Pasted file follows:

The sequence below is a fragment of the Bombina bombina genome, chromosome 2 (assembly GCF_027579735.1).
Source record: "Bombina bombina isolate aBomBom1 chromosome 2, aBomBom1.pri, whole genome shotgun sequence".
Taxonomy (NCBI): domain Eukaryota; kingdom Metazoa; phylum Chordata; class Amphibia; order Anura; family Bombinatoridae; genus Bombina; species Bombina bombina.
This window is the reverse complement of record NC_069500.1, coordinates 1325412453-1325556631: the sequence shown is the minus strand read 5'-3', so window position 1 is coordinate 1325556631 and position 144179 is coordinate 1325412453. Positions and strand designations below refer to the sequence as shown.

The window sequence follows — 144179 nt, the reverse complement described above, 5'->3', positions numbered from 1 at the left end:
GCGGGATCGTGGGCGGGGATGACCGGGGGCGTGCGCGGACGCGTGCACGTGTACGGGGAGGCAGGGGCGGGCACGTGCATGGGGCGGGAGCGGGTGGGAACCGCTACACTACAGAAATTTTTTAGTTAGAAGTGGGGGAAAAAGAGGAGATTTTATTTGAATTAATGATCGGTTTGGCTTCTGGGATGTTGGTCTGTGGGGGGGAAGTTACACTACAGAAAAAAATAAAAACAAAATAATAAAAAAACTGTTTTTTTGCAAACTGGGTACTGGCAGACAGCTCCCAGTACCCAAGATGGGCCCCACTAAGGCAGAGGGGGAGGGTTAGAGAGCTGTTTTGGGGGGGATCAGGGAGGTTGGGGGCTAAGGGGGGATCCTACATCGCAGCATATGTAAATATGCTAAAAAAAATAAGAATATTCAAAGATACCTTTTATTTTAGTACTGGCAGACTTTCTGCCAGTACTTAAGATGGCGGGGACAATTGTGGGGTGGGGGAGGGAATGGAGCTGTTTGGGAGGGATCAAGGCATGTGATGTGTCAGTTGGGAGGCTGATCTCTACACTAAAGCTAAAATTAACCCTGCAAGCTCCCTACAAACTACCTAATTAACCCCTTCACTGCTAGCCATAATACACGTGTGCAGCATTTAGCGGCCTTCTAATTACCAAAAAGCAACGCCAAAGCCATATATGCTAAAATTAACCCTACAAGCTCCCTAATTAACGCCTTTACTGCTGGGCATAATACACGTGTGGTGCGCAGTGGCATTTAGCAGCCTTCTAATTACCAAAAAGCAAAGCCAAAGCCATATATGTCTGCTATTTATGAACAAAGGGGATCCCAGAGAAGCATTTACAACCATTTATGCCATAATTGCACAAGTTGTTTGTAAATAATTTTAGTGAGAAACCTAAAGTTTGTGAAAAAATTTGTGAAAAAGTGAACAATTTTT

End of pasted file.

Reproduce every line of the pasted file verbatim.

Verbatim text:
The sequence below is a fragment of the Bombina bombina genome, chromosome 2 (assembly GCF_027579735.1).
Source record: "Bombina bombina isolate aBomBom1 chromosome 2, aBomBom1.pri, whole genome shotgun sequence".
Taxonomy (NCBI): domain Eukaryota; kingdom Metazoa; phylum Chordata; class Amphibia; order Anura; family Bombinatoridae; genus Bombina; species Bombina bombina.
This window is the reverse complement of record NC_069500.1, coordinates 1325412453-1325556631: the sequence shown is the minus strand read 5'-3', so window position 1 is coordinate 1325556631 and position 144179 is coordinate 1325412453. Positions and strand designations below refer to the sequence as shown.

The window sequence follows — 144179 nt, the reverse complement described above, 5'->3', positions numbered from 1 at the left end:
GCGGGATCGTGGGCGGGGATGACCGGGGGCGTGCGCGGACGCGTGCACGTGTACGGGGAGGCAGGGGCGGGCACGTGCATGGGGCGGGAGCGGGTGGGAACCGCTACACTACAGAAATTTTTTAGTTAGAAGTGGGGGAAAAAGAGGAGATTTTATTTGAATTAATGATCGGTTTGGCTTCTGGGATGTTGGTCTGTGGGGGGGAAGTTACACTACAGAAAAAAATAAAAACAAAATAATAAAAAAACTGTTTTTTTGCAAACTGGGTACTGGCAGACAGCTCCCAGTACCCAAGATGGGCCCCACTAAGGCAGAGGGGGAGGGTTAGAGAGCTGTTTTGGGGGGGATCAGGGAGGTTGGGGGCTAAGGGGGGATCCTACATCGCAGCATATGTAAATATGCTAAAAAAAATAAGAATATTCAAAGATACCTTTTATTTTAGTACTGGCAGACTTTCTGCCAGTACTTAAGATGGCGGGGACAATTGTGGGGTGGGGGAGGGAATGGAGCTGTTTGGGAGGGATCAAGGCATGTGATGTGTCAGTTGGGAGGCTGATCTCTACACTAAAGCTAAAATTAACCCTGCAAGCTCCCTACAAACTACCTAATTAACCCCTTCACTGCTAGCCATAATACACGTGTGCAGCATTTAGCGGCCTTCTAATTACCAAAAAGCAACGCCAAAGCCATATATGCTAAAATTAACCCTACAAGCTCCCTAATTAACGCCTTTACTGCTGGGCATAATACACGTGTGGTGCGCAGTGGCATTTAGCAGCCTTCTAATTACCAAAAAGCAAAGCCAAAGCCATATATGTCTGCTATTTATGAACAAAGGGGATCCCAGAGAAGCATTTACAACCATTTATGCCATAATTGCACAAGTTGTTTGTAAATAATTTTAGTGAGAAACCTAAAGTTTGTGAAAAAATTTGTGAAAAAGTGAACAATTTTT